“The device will be deployed on the Gemini Planet Imager – a ground-based telescope trying to find planets that are not in our solar system,” explained Bierden. “The reason they need 4000 actuators is to perform high-contrast imaging. The more actuators, the more complex a shape you can have on the mirror’s surface. In this application, you need to have precise control over the wavefront to generate a high-contrast image.” To put this into perspective, Bierden equates the challenge to viewing a speck of dust next to a light bulb across a room. “You need contrast ratios of 1,000,000:1 or even 10,000,000:1 just to pick up the small amount of light that is coming from the planet – or the speck of dust,” he said. “This is a high-spec mirror and will have to run at 5000 frames per second.”
While deformable mirrors continue to make in-roads into astronomical applications, one commercial, high-volume market that BMC is trying to gain traction in is refractive LASIK eye surgery. The idea is to use a deformable mirror to get subjective feedback from the patient. In other words, the patient customizes the new shape of their eye before surgery begins.
Current systems use wavefront sensors to measure aberrations and generate the best perceived new shape for the eye before surgery begins. However, when you get new spectacles, the optician tries various lenses and gets the patient’s feedback to find the best combination.
“Using a mirror like ours, you can measure the wavefront, make an adjustment and ask the patient if their vision is better, or the same, before surgery commences,” explained Bierden. “Higher-order aberrations are a real challenge. To include these higher orders, you need something that has 100 or more actuators. This is a huge market and we hope that our mirrors will be adopted into commercial systems.”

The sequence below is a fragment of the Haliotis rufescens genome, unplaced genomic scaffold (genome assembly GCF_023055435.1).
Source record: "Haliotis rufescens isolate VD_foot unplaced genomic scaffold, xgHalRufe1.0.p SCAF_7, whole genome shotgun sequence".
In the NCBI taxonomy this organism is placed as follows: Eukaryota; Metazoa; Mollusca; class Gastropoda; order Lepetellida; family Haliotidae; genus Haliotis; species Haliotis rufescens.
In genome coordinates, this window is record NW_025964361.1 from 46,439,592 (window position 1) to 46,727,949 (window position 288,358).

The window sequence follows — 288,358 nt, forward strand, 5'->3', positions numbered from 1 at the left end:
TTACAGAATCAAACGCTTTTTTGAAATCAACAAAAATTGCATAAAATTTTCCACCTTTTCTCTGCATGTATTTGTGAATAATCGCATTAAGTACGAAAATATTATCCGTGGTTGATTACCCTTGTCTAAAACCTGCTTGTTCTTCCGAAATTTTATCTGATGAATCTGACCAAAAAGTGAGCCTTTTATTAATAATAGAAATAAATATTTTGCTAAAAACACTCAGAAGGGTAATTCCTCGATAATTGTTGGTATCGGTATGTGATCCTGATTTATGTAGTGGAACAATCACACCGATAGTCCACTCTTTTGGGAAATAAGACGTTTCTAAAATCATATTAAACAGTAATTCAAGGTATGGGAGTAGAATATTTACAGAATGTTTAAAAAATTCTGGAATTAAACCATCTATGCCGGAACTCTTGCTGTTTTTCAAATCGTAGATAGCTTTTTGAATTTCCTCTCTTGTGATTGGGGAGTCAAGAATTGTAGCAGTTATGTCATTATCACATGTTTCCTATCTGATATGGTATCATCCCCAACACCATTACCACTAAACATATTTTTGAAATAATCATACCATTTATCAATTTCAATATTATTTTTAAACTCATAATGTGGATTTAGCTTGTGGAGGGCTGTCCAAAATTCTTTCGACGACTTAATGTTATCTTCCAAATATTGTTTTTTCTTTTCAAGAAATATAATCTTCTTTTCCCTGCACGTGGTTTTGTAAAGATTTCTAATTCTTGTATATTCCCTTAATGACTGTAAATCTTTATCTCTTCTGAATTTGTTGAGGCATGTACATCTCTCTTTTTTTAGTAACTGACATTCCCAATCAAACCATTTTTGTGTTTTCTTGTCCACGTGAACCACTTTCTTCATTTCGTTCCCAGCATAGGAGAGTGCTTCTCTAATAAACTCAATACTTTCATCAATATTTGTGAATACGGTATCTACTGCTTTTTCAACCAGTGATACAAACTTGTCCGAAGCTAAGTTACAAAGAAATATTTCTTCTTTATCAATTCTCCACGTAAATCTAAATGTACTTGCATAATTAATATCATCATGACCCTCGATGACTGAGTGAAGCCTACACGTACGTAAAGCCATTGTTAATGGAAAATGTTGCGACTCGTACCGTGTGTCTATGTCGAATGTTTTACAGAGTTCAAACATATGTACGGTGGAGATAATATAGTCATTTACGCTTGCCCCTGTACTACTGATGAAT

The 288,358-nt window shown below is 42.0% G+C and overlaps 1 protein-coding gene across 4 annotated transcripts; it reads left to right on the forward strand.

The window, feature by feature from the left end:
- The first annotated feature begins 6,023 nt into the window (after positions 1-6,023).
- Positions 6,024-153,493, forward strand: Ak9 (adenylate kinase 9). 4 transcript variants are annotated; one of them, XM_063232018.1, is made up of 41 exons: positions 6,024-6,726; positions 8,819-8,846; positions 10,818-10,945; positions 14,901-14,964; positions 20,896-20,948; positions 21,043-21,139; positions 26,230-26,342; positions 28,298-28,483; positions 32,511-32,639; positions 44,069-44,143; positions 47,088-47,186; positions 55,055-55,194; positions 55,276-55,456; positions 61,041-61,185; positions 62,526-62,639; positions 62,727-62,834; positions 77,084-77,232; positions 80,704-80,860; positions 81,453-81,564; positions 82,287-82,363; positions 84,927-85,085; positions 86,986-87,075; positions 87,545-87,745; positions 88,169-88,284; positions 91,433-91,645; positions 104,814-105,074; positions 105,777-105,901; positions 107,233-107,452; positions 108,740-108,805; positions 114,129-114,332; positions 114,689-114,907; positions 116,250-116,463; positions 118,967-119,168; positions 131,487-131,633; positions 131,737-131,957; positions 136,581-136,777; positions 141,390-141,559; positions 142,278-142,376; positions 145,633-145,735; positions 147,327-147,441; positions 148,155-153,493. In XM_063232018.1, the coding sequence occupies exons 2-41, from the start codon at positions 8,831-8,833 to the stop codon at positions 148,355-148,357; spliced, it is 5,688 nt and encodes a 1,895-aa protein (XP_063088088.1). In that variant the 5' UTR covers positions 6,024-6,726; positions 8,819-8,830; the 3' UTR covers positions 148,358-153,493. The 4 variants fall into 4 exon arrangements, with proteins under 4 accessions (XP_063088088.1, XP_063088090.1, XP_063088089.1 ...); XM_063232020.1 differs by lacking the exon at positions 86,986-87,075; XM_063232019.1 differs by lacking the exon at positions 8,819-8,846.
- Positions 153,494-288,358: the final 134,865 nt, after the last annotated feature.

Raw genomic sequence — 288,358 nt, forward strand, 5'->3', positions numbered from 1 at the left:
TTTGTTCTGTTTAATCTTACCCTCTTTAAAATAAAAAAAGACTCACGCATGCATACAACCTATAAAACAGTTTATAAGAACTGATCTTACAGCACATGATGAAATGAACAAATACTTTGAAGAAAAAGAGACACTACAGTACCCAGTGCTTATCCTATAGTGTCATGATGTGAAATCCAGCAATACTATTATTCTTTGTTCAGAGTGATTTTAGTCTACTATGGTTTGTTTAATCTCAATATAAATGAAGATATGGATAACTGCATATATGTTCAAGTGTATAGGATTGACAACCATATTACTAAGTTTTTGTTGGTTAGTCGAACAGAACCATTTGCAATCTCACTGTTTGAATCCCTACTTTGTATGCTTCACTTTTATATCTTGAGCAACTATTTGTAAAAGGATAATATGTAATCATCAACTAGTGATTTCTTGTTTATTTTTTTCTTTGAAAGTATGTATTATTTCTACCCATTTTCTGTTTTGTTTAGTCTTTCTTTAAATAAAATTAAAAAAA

One commercial system that has already deployed BMC’s mirrors is a scanning optical microscope (SOM) from Thorlabs. “This SOM uses a deformable mirror in place of a complex optical set-up to compensate for off-axis aberrations,” said Bierden. “There is traditionally a trade off between wide field of view and resolution, but Thorlabs quotes a resolution of 1 µm over a 40 mm area. Our mirror reduces the cost of the overall system.”
Another application that could soon be reaping the rewards of using BMC’s technology is two-photon microscopy. According to Bierden, Jerome Mertz from Boston University’s Department of Biomedical Engineering has recently shown that deformable mirrors can improve image contrast and resolution.
“Mertz took a normal image with his two-photon system that had one of our mirrors in the optical path,” said Bierden. “He then put a pseudo-random shape on the mirror’s surface to disrupt the focus of his imaging system and took another picture. The key point is that the fluorescence signal coming from just above the plane of interest is the same for both images and can be removed by subtraction. This approach could work for any sub-surface imaging system.”
Because cost is no longer a limiting factor, the technology is rapidly becoming a viable alternative. And as researchers begin to see what can be achieved, a boom in the deformable mirror and adaptive optics market could be just around the corner.
This article originally appeared in the April 2007 issue of Optics & Laser Europe magazine.
About the author:
Jacqueline Hewett is editor of Optics & Laser Europe